There will always be that set of people who create a hostile working environment and many often get away with their behavior.
Sometimes, they do deliberately and sometimes they just don’t know any better. But, that’s no reason for you to put up with it.
In Part 1 of this post, I wrote about identifying the classic signs of a bully at work.
This post talks about how to deal with bullies at work. Tips on what to do and how to improve your situation.
I’ve seen my fair share of these people across the years. Bullies don’t just hamper productivity but, their actions can be severely damaging to people’s mental health and self-esteem.
I’m not saying you are to blame. However, sometimes we need to look at ourselves to determine whether we are making ourselves an easy target.
It may be worth looking at your actions to understand whether there is something you can do differently to avoid being picked on.
Avoid situations where you may encounter a bully.
If however, you can’t help it, below are some other tactics you could use.
Bullies are often cowards.
They put on a persona to fit in or to compensate for their own insecurities. So sometimes, all you need to do is have the courage to stand up for yourself.
Your first step should be to try and have a level-headed conversation with them. Ask them politely to stop. This is effective with the jokers and the gossip queens.
Sometimes a strong stance can prove effective. If a bully is constantly shouting at you, shouting back could be the only way. But do this with caution, because you don’t want to end up crossing a line.
This is an ugly truth, but passive aggressiveness often works. However, it is by no means the appropriate behavior in the workplace and should be a temporary solution.
Sometimes you have no choice but to resist indirectly. You just play along with the aggressor but then end up doing the work on your own terms.
Aggressors often just want a public display of authority and agreeing with them on the face of it could just be the easiest way to get them off your back.
Find other people who are being affected by the bully. This can be very effective in stopping every kind of bully.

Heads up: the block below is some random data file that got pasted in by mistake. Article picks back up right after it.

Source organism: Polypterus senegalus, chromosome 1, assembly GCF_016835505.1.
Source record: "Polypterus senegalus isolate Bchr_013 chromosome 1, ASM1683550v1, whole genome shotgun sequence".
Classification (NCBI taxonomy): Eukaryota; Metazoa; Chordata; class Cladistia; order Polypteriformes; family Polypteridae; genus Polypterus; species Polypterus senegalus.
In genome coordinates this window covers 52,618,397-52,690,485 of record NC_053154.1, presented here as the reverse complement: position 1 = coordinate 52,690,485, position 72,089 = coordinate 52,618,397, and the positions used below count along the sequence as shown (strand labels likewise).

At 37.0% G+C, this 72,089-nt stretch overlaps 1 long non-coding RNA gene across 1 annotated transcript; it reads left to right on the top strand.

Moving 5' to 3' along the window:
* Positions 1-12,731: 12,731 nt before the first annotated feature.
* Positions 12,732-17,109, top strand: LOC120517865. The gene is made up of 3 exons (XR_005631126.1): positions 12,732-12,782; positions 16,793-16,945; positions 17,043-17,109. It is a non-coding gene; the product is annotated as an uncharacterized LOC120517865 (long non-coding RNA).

Create strength in numbers.
Most people isolate targets to pick on. They do this with individuals one at a time. So, if you can rally up the troops and face this bully together, you stand a better chance of getting them to realize and stop their behavior.
Involving your manager or even HR
Sometimes telling the teacher is the only way.
If you’re being bullied by a coworker, speak to your manager. Ask them to help you an appropriate solution. Don’t just go and complain and expect the manager to punish the bully.
Go to your manager with possible solutions on how you think the situation can be improved. This is often the only action to take against the con artist.
If your manager ignores your discussions or worse still, if your manger is actually the bully, going to HR may be your only resort. But, proceed with extreme caution. Going to HR is often the final step and can lead to severe consequences.
If you have a weak HR department, this action could backfire.
I once had a situation where the person I had complained about was simply told about my actions instead of actually having a sit down with consequences. The guy ended up harassing me even more. At which point, I had to shout back and, ultimately leave the department… which brings me to my next point.
Leaving the company
If none of the actions you take works, you may have to decide to leave the company. While this is a very difficult step to take, nothing is worth your sanity.
If a company’s management cannot be bothered to rectify a situation and promote a healthy working environment, then maybe you shouldn’t be working in that company.
Remember, senior management and leaders have duty to ensure that they do not condone a hostile and toxic work environment.
Recognize the signs of bullying and stop it!